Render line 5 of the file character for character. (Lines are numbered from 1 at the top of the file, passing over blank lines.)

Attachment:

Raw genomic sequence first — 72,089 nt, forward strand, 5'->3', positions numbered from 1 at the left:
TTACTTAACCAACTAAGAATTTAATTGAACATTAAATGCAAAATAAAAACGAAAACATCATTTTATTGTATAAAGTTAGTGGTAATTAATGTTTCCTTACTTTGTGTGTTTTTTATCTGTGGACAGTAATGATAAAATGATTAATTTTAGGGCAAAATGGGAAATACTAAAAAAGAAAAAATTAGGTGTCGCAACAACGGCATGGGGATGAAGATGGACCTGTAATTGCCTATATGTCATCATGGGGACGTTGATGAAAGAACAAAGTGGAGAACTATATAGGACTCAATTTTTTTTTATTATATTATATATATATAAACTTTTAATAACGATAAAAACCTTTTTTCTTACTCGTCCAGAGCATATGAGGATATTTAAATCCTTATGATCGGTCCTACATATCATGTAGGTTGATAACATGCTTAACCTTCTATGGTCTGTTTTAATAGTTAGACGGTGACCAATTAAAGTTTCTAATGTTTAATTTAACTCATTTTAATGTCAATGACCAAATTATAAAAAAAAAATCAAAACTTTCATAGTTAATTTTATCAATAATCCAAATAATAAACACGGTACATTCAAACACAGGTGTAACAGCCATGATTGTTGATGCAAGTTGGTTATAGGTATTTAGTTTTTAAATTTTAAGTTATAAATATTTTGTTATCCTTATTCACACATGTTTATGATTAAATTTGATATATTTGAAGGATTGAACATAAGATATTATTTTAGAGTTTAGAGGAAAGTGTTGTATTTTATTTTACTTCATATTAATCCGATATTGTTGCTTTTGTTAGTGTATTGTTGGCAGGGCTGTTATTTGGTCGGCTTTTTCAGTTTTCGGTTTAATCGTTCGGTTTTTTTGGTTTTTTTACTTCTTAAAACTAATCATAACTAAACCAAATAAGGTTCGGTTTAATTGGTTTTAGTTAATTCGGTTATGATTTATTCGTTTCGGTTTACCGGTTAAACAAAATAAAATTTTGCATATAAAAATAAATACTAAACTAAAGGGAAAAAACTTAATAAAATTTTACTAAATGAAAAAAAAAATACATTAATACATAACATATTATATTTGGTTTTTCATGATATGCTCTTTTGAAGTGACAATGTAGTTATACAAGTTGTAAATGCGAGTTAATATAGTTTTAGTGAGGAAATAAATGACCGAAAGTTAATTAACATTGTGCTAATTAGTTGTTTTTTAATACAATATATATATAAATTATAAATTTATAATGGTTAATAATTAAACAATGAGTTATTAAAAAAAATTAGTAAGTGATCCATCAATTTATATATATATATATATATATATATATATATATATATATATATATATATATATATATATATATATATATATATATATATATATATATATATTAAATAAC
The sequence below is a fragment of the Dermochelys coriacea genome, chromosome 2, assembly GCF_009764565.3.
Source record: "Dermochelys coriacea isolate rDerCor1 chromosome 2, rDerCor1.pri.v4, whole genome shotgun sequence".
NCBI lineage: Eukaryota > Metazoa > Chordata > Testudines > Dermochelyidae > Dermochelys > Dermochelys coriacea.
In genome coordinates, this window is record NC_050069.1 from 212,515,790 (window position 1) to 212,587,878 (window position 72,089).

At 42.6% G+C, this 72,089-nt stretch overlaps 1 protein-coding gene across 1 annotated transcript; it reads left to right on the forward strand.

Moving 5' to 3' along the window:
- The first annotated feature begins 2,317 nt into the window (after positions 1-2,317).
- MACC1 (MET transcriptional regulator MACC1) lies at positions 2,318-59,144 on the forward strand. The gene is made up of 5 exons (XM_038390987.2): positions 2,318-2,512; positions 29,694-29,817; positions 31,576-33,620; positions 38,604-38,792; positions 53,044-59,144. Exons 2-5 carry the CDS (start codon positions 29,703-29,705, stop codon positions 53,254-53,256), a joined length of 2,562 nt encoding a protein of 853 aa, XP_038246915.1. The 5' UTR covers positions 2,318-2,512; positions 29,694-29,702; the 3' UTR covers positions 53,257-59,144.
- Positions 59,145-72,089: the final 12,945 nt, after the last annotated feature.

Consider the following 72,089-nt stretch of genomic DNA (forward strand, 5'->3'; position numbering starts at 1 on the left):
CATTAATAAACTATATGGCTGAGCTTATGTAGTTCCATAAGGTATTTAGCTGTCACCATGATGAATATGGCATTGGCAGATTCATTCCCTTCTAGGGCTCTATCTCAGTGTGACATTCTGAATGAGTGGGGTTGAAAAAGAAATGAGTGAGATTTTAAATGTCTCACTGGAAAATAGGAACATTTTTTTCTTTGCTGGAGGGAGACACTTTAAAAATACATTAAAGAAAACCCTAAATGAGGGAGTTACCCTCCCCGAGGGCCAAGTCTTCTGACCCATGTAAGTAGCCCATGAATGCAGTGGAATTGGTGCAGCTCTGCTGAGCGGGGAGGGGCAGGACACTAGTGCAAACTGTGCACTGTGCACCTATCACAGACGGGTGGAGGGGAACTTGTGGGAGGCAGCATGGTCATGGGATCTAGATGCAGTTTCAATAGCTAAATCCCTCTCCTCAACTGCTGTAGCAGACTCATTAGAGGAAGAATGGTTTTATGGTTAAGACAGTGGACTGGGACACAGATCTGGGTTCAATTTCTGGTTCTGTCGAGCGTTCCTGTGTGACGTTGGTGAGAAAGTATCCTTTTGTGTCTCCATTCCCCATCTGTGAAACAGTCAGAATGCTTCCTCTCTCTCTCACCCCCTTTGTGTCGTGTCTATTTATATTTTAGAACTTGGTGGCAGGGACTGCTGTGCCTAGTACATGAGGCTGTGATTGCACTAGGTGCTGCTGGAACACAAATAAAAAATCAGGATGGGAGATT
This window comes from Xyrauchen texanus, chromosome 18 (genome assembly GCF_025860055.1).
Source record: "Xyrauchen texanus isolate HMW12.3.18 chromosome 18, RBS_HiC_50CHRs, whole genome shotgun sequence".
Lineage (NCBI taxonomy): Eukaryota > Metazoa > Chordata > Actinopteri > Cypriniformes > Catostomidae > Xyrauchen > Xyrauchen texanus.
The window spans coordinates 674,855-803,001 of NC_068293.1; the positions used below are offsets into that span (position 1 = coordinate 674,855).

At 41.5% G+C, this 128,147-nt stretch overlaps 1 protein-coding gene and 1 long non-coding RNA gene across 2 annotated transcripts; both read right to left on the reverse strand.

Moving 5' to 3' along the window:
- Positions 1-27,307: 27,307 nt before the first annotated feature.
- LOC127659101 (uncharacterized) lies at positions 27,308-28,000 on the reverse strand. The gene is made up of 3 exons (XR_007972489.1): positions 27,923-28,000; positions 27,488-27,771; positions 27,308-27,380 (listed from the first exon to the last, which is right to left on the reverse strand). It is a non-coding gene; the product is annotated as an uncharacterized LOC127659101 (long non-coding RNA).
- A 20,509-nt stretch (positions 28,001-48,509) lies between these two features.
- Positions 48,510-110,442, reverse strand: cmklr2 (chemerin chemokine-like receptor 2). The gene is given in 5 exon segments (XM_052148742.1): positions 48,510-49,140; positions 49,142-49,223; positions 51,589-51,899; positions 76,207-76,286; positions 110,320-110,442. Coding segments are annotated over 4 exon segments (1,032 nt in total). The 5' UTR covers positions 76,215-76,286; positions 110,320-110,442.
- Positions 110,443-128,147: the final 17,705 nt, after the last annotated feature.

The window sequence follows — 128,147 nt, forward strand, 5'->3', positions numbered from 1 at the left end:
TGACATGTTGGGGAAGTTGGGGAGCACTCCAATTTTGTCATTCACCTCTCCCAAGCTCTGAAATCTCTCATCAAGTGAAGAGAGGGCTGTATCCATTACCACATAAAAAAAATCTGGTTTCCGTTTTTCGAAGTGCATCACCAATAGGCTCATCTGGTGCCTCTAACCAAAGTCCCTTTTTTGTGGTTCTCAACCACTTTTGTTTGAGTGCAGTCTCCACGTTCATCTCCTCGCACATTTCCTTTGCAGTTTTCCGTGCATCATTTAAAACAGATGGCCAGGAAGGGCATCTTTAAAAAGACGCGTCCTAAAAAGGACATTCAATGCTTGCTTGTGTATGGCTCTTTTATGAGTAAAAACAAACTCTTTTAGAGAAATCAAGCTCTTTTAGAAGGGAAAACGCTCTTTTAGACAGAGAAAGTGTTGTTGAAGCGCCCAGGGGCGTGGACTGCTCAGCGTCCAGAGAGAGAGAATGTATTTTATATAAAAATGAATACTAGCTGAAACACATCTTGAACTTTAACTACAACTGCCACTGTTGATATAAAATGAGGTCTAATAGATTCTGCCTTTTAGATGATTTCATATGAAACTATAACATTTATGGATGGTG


NCBI lineage: Eukaryota > Metazoa > Chordata > Testudines > Dermochelyidae > Dermochelys > Dermochelys coriacea.